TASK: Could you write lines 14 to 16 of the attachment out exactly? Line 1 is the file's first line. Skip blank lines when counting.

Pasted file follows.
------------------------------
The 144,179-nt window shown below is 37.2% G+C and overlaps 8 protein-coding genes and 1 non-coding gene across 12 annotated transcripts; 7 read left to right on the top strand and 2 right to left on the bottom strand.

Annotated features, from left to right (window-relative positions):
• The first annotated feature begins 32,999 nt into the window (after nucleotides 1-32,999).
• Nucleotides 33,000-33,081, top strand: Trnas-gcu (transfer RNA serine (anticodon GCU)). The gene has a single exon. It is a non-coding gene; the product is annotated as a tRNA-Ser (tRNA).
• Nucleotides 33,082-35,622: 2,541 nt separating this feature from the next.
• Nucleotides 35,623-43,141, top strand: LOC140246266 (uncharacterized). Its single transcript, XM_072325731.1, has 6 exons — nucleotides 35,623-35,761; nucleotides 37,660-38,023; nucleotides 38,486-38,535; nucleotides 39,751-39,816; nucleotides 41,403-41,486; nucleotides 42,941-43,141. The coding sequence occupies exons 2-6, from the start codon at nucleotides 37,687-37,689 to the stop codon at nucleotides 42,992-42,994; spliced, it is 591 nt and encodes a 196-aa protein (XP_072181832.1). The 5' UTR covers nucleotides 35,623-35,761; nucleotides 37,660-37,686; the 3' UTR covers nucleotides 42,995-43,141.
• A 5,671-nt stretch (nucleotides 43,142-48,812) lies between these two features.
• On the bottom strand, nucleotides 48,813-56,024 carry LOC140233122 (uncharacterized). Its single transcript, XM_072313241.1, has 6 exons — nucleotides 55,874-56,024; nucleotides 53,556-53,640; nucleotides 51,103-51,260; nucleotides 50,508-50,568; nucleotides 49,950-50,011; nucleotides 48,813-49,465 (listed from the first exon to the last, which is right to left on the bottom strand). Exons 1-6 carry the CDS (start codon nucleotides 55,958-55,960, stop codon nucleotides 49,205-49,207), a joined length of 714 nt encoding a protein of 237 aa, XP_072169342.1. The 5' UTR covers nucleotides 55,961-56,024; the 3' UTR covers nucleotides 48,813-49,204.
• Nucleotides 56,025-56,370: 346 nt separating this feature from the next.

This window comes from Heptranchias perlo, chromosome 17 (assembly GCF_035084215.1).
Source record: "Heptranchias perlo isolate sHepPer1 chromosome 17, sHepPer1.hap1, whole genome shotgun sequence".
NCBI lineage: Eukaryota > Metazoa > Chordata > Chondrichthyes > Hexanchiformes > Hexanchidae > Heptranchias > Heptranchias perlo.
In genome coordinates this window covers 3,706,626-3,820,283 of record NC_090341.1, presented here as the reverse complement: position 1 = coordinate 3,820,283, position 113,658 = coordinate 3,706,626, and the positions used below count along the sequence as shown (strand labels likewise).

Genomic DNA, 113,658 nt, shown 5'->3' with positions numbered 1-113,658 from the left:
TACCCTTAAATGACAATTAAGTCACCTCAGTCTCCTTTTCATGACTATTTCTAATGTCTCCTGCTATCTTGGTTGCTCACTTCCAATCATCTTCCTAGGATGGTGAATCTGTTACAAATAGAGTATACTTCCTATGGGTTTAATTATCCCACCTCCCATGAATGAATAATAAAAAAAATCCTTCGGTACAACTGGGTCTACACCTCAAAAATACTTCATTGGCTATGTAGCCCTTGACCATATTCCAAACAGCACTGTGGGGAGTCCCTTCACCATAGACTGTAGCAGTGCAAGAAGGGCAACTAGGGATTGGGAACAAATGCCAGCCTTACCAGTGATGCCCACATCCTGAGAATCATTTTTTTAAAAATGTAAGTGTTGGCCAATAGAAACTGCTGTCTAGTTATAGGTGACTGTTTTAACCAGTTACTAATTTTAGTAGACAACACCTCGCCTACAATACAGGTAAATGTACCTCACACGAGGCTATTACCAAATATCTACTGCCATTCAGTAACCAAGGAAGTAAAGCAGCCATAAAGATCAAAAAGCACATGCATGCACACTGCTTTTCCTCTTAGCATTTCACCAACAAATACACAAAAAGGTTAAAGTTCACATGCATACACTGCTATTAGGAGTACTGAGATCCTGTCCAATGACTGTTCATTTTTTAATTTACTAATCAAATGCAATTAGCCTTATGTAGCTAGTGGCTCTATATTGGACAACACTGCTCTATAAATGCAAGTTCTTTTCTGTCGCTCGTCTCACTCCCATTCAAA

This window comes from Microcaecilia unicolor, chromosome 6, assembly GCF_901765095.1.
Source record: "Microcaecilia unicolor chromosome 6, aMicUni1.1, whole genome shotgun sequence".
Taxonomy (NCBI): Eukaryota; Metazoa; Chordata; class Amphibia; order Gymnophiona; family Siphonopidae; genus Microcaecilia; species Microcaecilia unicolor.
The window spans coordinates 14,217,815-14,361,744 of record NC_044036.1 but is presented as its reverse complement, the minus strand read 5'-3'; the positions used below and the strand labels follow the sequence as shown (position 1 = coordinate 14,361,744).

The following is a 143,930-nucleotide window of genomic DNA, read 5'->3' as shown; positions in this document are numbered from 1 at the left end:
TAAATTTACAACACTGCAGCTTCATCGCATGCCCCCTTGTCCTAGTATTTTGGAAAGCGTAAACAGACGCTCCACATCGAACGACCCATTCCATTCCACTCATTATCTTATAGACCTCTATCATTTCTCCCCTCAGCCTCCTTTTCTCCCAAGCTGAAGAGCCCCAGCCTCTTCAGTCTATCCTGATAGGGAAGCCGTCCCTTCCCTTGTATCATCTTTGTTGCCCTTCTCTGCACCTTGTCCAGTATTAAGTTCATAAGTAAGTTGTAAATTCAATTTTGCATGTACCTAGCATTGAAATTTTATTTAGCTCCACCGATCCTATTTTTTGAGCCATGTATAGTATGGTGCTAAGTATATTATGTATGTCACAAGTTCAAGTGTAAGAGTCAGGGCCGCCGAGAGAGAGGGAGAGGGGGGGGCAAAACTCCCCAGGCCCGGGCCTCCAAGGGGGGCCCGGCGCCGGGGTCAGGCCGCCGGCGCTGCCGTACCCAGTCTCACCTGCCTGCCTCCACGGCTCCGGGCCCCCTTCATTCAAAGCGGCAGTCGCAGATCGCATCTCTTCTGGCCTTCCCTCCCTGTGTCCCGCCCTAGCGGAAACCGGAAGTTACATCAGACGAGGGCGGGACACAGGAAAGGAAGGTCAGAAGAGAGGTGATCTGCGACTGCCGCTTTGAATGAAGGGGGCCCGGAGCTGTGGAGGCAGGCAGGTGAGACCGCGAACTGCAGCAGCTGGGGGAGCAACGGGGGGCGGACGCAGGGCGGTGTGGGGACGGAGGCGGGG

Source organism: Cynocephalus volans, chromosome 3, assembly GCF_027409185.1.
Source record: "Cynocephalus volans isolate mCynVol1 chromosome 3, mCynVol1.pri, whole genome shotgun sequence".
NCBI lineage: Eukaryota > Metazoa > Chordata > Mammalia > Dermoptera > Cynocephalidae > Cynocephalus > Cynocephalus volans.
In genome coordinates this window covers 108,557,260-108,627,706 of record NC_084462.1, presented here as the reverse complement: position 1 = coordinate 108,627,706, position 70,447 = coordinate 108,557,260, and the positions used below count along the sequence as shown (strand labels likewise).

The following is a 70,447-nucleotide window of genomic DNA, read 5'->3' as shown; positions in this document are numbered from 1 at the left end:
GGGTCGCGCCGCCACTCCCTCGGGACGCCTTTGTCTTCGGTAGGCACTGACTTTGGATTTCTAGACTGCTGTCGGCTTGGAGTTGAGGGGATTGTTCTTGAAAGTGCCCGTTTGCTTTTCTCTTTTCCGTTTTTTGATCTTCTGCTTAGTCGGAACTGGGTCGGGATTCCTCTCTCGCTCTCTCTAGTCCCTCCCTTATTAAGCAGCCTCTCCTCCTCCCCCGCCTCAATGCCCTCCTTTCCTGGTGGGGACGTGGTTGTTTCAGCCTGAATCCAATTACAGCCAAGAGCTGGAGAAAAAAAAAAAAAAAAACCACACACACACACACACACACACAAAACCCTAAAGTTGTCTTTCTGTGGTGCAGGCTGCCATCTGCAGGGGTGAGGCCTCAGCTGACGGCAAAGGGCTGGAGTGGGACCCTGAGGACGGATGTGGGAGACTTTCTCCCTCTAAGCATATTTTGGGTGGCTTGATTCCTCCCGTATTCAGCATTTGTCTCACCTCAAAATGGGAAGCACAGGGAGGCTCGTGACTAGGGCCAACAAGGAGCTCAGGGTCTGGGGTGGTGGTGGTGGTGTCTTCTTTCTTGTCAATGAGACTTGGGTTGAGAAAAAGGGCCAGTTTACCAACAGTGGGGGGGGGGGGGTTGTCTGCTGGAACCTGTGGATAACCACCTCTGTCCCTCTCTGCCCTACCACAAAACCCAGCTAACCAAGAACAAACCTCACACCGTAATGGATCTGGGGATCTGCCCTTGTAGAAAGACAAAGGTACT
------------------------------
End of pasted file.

Genomic DNA, 113,658 nt, shown 5'->3' with positions numbered 1-113,658 from the left:
TACCCTTAAATGACAATTAAGTCACCTCAGTCTCCTTTTCATGACTATTTCTAATGTCTCCTGCTATCTTGGTTGCTCACTTCCAATCATCTTCCTAGGATGGTGAATCTGTTACAAATAGAGTATACTTCCTATGGGTTTAATTATCCCACCTCCCATGAATGAATAATAAAAAAAATCCTTCGGTACAACTGGGTCTACACCTCAAAAATACTTCATTGGCTATGTAGCCCTTGACCATATTCCAAACAGCACTGTGGGGAGTCCCTTCACCATAGACTGTAGCAGTGCAAGAAGGGCAACTAGGGATTGGGAACAAATGCCAGCCTTACCAGTGATGCCCACATCCTGAGAATCATTTTTTTAAAAATGTAAGTGTTGGCCAATAGAAACTGCTGTCTAGTTATAGGTGACTGTTTTAACCAGTTACTAATTTTAGTAGACAACACCTCGCCTACAATACAGGTAAATGTACCTCACACGAGGCTATTACCAAATATCTACTGCCATTCAGTAACCAAGGAAGTAAAGCAGCCATAAAGATCAAAAAGCACATGCATGCACACTGCTTTTCCTCTTAGCATTTCACCAACAAATACACAAAAAGGTTAAAGTTCACATGCATACACTGCTATTAGGAGTACTGAGATCCTGTCCAATGACTGTTCATTTTTTAATTTACTAATCAAATGCAATTAGCCTTATGTAGCTAGTGGCTCTATATTGGACAACACTGCTCTATAAATGCAAGTTCTTTTCTGTCGCTCGTCTCACTCCCATTCAAA

This window comes from Microcaecilia unicolor, chromosome 6, assembly GCF_901765095.1.